Decades of phosphate mining have left Nauru's landscape a lunar wasteland

When phosphate was first discovered on Nauru a century ago it covered nearly 80 per cent of the island.

 

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Now there is just a fraction left, as well as thousands of prehistoric coral pinnacles that the old mining equipment was unable to break.

 

The pinnacles are everywhere, creating a moonscape across much of the tiny South Pacific island.

 

Left in this condition there is simply no chance of crops or vegetables ever being produced. But now, after many years of talking, there is finally some action.

 

Heavy equipment has been brought in and set to work crushing lumps of coral that used to stand as pinnacles.

 

Phosphate mining once made Nauruans the second richest people in the world on a per capita basis.

 

But the wealth was squandered through corruption and mismanagement.

 

The country was virtually bankrupt eight years ago and economists say Nauru is a case study in how not to respond to the problems that can be caused by a resource boom.

 

Vinci Clodumar from the Nauru Rehabilitation Corporation says the plan is to clear the giant pinnacles from more than half the island and then dig another eight metres to mine it again.

 

Nauru plans to use the revenue 
to give the island a fresh start
 
He says there could potentially be close to a billion dollars worth of secondary phosphate.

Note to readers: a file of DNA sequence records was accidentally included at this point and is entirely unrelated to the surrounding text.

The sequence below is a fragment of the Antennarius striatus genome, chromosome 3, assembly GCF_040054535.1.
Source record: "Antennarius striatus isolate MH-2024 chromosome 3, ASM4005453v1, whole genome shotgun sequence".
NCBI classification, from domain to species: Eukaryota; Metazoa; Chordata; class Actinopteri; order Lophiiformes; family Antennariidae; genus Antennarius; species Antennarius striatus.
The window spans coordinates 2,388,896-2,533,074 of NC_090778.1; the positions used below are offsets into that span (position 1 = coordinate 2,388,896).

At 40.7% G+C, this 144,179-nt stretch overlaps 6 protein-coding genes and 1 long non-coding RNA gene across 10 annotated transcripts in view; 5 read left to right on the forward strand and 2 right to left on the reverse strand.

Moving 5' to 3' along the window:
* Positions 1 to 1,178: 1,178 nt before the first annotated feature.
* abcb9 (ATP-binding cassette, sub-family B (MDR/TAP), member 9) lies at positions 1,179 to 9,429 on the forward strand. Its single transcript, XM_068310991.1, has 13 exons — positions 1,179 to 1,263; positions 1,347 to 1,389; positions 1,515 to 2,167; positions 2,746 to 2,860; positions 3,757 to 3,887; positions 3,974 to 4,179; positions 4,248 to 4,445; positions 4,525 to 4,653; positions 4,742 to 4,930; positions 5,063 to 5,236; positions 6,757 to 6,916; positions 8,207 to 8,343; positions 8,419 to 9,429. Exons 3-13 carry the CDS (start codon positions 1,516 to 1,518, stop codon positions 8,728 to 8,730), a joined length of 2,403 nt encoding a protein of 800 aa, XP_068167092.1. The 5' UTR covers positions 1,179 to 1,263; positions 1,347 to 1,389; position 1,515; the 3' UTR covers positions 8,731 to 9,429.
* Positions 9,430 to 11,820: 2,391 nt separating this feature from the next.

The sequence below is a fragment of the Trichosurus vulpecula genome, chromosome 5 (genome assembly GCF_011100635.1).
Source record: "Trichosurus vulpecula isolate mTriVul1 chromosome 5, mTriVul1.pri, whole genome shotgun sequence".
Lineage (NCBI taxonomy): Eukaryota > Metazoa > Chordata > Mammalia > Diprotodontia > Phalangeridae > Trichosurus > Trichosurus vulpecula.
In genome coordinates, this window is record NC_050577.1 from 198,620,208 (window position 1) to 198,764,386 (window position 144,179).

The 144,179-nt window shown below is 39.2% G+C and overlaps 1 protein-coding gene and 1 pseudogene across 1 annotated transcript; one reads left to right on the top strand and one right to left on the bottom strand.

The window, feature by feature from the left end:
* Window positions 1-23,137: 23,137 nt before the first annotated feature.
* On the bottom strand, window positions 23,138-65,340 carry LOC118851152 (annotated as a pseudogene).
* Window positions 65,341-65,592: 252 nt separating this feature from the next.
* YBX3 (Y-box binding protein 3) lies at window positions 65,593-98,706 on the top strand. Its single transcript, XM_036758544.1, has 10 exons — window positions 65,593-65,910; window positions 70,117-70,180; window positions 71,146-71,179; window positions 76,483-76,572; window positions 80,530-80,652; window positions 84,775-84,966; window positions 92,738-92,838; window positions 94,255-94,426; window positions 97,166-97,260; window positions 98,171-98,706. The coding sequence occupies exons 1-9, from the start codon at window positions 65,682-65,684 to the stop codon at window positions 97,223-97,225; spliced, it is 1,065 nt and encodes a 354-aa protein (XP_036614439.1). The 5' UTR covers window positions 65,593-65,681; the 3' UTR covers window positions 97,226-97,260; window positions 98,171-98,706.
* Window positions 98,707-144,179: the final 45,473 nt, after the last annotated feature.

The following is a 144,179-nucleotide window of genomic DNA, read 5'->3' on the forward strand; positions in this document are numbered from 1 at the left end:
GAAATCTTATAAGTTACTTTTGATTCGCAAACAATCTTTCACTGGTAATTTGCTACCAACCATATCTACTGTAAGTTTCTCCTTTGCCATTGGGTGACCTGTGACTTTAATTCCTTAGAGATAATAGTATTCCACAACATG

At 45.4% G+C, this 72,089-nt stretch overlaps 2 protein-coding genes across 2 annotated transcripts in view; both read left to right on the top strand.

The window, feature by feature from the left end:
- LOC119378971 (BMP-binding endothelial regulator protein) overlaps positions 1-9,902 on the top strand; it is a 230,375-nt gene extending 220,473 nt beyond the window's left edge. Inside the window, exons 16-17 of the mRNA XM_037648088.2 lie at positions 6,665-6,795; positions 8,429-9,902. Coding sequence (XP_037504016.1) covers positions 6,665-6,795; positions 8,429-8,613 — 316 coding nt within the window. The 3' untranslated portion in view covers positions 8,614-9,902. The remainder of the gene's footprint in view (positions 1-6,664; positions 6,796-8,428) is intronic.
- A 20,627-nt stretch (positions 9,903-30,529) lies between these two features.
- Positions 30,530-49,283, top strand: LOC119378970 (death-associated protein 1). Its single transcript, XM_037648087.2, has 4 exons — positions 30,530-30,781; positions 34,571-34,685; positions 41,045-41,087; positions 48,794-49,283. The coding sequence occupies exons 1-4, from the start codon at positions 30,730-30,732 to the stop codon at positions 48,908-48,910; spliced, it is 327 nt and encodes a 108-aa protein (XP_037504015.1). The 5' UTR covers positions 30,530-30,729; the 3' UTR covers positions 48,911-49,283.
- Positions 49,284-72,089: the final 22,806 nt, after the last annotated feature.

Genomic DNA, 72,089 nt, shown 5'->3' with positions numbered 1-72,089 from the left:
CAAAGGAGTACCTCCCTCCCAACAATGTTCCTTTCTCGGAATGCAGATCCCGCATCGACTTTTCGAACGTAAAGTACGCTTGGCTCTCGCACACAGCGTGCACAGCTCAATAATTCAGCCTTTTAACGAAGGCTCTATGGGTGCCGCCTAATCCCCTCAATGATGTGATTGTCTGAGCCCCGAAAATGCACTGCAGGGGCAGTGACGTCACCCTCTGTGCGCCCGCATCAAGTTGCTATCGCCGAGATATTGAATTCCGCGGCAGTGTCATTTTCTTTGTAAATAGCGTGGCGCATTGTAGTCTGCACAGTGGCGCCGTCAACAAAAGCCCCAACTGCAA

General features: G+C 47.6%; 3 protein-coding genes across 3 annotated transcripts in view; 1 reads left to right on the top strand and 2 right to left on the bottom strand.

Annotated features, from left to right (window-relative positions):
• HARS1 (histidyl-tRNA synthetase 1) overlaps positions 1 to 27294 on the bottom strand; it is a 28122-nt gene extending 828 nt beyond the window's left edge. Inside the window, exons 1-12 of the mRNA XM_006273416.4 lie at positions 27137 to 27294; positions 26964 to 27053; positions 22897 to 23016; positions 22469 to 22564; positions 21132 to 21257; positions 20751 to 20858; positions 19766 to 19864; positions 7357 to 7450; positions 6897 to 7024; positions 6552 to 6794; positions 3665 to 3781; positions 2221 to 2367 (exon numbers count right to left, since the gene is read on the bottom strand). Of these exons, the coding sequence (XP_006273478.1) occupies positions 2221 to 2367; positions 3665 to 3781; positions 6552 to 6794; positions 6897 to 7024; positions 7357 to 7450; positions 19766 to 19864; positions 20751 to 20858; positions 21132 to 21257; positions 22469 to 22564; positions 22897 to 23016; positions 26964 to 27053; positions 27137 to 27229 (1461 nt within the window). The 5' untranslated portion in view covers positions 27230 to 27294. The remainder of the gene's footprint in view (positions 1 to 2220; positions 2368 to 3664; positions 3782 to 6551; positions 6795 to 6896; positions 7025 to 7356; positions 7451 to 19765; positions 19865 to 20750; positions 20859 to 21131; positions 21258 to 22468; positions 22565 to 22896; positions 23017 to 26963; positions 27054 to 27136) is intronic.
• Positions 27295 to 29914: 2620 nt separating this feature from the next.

The plan is to use that money to finally rejuvenate the area with trees and crops.

 

"It's only logical that we also try and extract residual phosphate," he says, "so that we can earn revenue and continue to rehabilitate as much land that we can from the revenue that we earn."

 

But there are many obstacles ahead, including convincing cautious landowners wary of the mistakes of the past.

 

"Trust is gone," says landowner Doneke Kepae.

 

"That's probably one of our biggest problems at the moment. We no longer trust the government, the people doing the mining. We've just lost all trust."

 

The burden of fixing this has fallen on the shoulders of Marcus Stephen, Nauru's president and - as a four-time Olympic weightlifter - its most famous sportsman.

 

Nauru's president believes the island
can restore its fortunes
"The future is very good for Nauru," he told Al Jazeera. "It's just a matter of doing it right this time."

 

Nauru's past leaders were responsible for some of the worst excesses, like using the national airline for personal shopping trips.

 

But the current president is one of the lowest paid world leaders - his wage is the same as every other government worker at about $150 per week.

 

He says there was a recent two month period when there was simply not enough money in the government's coffers to pay salaries.

 

"You can imagine being a parent and just looking up and saying 'what am I going to do to put food on the table?'"

 

He is hopeful the darkest days are now over and that the mining of Nauru’s secondary phosphate reserves will provide a second chance for the tiny nation to find lasting prosperity.

Source: Al Jazeera